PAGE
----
It’s a beautiful Sunday morning and Alin and I are sipping coffee on the balcony when the conversation turns towards her upcoming school year. She is to start her junior year in high school this fall. Just shy of her sixteenth birthday, Alin has already decided on her future career while most of her contemporaries are still focused on how to fill their days with summer fun.
The subject of her passion is journalism, something she began doing at her school newspaper last year as a staff writer. Now, in preparation for next year, she has been given two positions at the same paper: Co-Editor of the front page and the centerfold and Assistant Editor of news.
“I have to start thinking about layout design for the school paper,” she says. “Our front page and center fold layout is the exact same in every issue. The most boring, probably the most simple, layout you can have. And we’re going to have to mix it up,” she says with a mischievous smile.
She’s been thinking of several ideas, mainly focusing on the visual for the time being. “Right now we have a ‘no gutters’ rule,” she begins, already comfortable using the industry lingo. “I am considering letting some gutters happen so that we can be more versatile with our layout.” She explains the reference of the “gutter” as the thin white space between columns.
“You’re job is to collect the news around the school?”
“Yes. And then we have staff writers as well. So if they find a news article, they come to me. I edit, it goes to the editor above me, they edit. Stuff like that,” the seriousness with which she takes her responsibilities and describes the chain of command in place at the publication is a testament to the school’s caliber. The school provides the best resources available and expects nothing less from its students. In turn, students like Alin, strive to give their best and have an opportunity to display their talents.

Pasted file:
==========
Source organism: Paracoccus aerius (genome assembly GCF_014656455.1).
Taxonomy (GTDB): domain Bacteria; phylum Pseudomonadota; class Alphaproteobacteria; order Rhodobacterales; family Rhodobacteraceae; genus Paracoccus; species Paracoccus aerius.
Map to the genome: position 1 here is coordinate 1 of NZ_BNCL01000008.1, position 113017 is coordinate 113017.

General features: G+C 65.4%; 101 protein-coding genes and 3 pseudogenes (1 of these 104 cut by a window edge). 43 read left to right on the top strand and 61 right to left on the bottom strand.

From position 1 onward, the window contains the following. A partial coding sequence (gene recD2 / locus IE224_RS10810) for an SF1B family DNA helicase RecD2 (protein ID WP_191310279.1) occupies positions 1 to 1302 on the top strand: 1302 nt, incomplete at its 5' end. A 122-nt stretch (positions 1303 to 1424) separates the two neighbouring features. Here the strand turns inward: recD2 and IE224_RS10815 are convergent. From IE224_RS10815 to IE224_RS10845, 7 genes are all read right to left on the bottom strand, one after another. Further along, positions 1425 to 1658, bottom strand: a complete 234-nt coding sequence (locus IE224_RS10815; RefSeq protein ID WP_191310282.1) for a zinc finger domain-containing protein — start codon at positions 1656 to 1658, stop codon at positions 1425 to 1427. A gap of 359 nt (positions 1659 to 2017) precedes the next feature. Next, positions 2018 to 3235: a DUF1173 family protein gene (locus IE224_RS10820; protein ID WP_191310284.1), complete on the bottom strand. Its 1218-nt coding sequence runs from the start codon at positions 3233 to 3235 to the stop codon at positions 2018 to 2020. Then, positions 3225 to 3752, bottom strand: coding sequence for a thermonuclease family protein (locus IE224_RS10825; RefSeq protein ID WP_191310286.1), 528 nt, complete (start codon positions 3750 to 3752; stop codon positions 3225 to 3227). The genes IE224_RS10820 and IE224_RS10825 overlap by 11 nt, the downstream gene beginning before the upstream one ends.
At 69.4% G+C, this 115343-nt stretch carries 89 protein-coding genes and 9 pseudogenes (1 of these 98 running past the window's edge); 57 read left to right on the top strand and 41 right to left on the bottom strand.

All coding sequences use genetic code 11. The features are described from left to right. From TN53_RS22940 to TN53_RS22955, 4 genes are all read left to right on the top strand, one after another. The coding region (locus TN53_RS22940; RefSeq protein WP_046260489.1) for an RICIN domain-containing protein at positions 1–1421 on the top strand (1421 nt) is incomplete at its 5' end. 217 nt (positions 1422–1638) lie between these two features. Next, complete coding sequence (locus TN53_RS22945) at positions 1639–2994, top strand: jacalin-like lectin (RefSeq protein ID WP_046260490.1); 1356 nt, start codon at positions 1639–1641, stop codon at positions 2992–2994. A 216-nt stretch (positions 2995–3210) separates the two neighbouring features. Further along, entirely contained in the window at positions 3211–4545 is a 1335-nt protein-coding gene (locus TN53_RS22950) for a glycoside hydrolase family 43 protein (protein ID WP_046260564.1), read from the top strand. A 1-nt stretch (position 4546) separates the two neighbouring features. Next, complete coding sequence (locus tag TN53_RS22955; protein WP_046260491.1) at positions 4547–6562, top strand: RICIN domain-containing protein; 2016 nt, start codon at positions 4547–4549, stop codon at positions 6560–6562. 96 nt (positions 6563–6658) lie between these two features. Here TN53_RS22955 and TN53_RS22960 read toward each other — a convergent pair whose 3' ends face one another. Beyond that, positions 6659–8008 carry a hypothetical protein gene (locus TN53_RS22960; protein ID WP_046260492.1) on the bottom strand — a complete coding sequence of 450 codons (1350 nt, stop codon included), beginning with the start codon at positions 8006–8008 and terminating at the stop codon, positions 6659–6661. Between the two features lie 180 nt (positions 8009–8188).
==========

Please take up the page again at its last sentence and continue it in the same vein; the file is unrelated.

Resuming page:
“Why do you want to be a journalist?”
“It’s something I enjoy,” she says simply. “I enjoy being able to learn about different things that are happening around me. You write it and you share that knowledge with whoever doesn’t have it. I want people to know more about whatever it is I am writing,” she expands, trying to explain the reasons for her passion for the field.
“Do you have an inspiration or a hero? Somebody that you admire and that’s why you want to do it?” I ask wanting to understand how someone so young has such a clear vision of what stimulate them in their adult life.
“Not really,” she responds. “I kind of stumbled upon it, mostly through school work. It started with creative writing,” she begins telling the progression of her path to her current position at the newspaper. “Then, freshman year, I took an ‘Intro to Journalism’ class and I loved it. Now I’m on the paper,” she says, making it all sound so simple. “Even though everyone is trying their hardest to try and convince me out of it.”
“Why?” I am genuinely surprised by her last statement.